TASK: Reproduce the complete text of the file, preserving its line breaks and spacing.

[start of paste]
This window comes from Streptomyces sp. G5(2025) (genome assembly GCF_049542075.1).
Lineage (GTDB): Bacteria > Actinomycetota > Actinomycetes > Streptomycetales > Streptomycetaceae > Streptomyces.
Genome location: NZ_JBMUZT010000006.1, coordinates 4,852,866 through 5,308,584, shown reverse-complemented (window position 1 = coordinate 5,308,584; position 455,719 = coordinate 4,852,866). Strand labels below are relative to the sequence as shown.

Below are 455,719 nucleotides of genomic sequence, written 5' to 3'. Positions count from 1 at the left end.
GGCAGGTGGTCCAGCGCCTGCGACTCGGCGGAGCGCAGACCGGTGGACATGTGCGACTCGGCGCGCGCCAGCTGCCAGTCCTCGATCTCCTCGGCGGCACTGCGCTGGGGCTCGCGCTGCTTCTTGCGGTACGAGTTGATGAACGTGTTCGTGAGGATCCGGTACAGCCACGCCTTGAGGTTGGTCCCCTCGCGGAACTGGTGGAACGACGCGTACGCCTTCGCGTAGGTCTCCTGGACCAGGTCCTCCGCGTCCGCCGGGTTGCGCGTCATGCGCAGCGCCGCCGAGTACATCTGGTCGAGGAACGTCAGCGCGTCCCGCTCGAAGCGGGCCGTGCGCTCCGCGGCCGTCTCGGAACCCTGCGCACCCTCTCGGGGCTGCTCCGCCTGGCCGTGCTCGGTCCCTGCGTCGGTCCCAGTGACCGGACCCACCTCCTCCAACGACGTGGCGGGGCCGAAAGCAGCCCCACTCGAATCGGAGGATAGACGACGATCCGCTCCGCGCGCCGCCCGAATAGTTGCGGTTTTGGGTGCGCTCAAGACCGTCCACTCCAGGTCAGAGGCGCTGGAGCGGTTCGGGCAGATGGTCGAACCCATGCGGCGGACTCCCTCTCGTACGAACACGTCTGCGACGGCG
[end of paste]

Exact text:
This window comes from Streptomyces sp. G5(2025) (genome assembly GCF_049542075.1).
Lineage (GTDB): Bacteria > Actinomycetota > Actinomycetes > Streptomycetales > Streptomycetaceae > Streptomyces.
Genome location: NZ_JBMUZT010000006.1, coordinates 4,852,866 through 5,308,584, shown reverse-complemented (window position 1 = coordinate 5,308,584; position 455,719 = coordinate 4,852,866). Strand labels below are relative to the sequence as shown.

Below are 455,719 nucleotides of genomic sequence, written 5' to 3'. Positions count from 1 at the left end.
GGCAGGTGGTCCAGCGCCTGCGACTCGGCGGAGCGCAGACCGGTGGACATGTGCGACTCGGCGCGCGCCAGCTGCCAGTCCTCGATCTCCTCGGCGGCACTGCGCTGGGGCTCGCGCTGCTTCTTGCGGTACGAGTTGATGAACGTGTTCGTGAGGATCCGGTACAGCCACGCCTTGAGGTTGGTCCCCTCGCGGAACTGGTGGAACGACGCGTACGCCTTCGCGTAGGTCTCCTGGACCAGGTCCTCCGCGTCCGCCGGGTTGCGCGTCATGCGCAGCGCCGCCGAGTACATCTGGTCGAGGAACGTCAGCGCGTCCCGCTCGAAGCGGGCCGTGCGCTCCGCGGCCGTCTCGGAACCCTGCGCACCCTCTCGGGGCTGCTCCGCCTGGCCGTGCTCGGTCCCTGCGTCGGTCCCAGTGACCGGACCCACCTCCTCCAACGACGTGGCGGGGCCGAAAGCAGCCCCACTCGAATCGGAGGATAGACGACGATCCGCTCCGCGCGCCGCCCGAATAGTTGCGGTTTTGGGTGCGCTCAAGACCGTCCACTCCAGGTCAGAGGCGCTGGAGCGGTTCGGGCAGATGGTCGAACCCATGCGGCGGACTCCCTCTCGTACGAACACGTCTGCGACGGCG